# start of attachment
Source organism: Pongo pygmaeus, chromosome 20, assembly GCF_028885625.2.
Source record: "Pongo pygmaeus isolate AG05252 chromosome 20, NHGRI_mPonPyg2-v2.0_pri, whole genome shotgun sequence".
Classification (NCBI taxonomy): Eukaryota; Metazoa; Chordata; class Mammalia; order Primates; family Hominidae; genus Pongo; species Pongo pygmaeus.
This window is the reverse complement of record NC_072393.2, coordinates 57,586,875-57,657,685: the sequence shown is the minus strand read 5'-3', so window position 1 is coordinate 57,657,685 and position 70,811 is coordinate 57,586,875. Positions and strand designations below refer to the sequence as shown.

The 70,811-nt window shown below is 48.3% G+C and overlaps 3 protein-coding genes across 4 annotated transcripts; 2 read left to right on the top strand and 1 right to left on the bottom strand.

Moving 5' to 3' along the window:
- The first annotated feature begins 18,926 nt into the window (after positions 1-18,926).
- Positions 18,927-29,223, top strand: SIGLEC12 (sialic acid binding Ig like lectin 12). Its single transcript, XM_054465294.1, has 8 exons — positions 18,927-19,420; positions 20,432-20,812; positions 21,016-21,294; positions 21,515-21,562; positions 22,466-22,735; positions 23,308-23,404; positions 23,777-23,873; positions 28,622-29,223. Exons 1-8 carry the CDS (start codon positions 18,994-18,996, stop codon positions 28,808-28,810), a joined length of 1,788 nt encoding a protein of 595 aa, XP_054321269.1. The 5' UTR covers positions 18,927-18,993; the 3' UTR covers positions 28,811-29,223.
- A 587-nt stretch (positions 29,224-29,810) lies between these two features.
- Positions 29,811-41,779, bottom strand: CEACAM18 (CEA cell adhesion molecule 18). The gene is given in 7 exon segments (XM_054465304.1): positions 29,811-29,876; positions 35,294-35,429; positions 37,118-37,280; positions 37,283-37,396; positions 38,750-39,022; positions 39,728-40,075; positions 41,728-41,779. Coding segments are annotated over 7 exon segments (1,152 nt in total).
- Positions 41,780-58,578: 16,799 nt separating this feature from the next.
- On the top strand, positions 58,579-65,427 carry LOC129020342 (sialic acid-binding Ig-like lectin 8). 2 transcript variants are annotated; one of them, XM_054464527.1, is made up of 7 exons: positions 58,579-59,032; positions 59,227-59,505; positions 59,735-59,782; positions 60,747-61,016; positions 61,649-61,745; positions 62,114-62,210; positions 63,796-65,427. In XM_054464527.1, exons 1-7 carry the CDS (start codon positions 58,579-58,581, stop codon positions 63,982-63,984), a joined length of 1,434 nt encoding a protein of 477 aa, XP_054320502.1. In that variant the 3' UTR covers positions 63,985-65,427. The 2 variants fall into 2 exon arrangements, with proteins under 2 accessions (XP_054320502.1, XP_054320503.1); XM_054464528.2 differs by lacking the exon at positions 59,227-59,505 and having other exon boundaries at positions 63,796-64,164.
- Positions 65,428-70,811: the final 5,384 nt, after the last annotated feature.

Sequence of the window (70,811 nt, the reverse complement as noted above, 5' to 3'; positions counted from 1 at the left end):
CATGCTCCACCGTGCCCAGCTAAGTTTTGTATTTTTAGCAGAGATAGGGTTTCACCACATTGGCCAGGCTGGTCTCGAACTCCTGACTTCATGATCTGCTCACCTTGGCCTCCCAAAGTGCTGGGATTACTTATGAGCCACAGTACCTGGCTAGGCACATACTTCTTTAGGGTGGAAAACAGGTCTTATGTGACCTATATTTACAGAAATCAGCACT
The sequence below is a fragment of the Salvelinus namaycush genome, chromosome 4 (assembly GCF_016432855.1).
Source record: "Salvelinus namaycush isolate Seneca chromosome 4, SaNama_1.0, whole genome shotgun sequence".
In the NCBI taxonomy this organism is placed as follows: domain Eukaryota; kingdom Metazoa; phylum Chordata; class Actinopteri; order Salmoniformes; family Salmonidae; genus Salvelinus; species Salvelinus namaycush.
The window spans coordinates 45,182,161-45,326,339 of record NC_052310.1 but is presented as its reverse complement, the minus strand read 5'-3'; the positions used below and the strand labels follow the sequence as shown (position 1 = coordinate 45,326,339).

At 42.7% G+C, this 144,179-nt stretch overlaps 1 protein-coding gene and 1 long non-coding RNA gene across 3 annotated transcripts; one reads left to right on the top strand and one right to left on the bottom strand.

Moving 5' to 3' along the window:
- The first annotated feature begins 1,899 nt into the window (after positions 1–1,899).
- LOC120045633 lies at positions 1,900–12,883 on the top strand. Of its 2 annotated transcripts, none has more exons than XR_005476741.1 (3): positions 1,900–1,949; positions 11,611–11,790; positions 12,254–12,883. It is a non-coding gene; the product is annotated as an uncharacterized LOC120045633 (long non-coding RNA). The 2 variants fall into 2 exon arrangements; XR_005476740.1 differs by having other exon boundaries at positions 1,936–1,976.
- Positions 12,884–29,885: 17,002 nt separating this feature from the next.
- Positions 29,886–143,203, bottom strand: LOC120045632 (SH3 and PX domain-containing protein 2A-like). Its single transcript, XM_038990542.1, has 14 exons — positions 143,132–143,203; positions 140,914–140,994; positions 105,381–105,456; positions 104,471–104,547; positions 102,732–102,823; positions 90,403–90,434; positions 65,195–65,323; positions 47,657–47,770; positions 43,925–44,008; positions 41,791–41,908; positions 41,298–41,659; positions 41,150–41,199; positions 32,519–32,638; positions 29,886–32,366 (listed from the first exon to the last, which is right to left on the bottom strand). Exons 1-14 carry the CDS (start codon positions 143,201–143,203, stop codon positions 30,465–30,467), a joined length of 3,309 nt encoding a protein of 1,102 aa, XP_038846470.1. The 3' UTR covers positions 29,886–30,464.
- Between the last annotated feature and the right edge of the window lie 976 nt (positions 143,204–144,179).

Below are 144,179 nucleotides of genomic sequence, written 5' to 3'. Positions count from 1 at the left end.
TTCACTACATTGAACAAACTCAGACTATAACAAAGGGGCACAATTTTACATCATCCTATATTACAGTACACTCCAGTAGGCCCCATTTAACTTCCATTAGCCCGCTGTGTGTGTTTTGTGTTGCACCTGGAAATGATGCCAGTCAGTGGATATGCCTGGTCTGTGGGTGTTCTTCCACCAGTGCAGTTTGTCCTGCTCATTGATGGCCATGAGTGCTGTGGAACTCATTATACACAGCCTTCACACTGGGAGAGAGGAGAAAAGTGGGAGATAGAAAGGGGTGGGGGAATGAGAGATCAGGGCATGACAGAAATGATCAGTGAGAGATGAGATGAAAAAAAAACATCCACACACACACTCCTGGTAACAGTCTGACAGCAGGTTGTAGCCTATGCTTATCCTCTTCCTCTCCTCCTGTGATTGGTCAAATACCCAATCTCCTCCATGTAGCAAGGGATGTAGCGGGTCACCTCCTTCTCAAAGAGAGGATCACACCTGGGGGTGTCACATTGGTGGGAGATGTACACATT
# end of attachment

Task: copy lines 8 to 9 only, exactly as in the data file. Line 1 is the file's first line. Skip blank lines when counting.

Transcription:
- Positions 18,927-29,223, top strand: SIGLEC12 (sialic acid binding Ig like lectin 12). Its single transcript, XM_054465294.1, has 8 exons — positions 18,927-19,420; positions 20,432-20,812; positions 21,016-21,294; positions 21,515-21,562; positions 22,466-22,735; positions 23,308-23,404; positions 23,777-23,873; positions 28,622-29,223. Exons 1-8 carry the CDS (start codon positions 18,994-18,996, stop codon positions 28,808-28,810), a joined length of 1,788 nt encoding a protein of 595 aa, XP_054321269.1. The 5' UTR covers positions 18,927-18,993; the 3' UTR covers positions 28,811-29,223.
- A 587-nt stretch (positions 29,224-29,810) lies between these two features.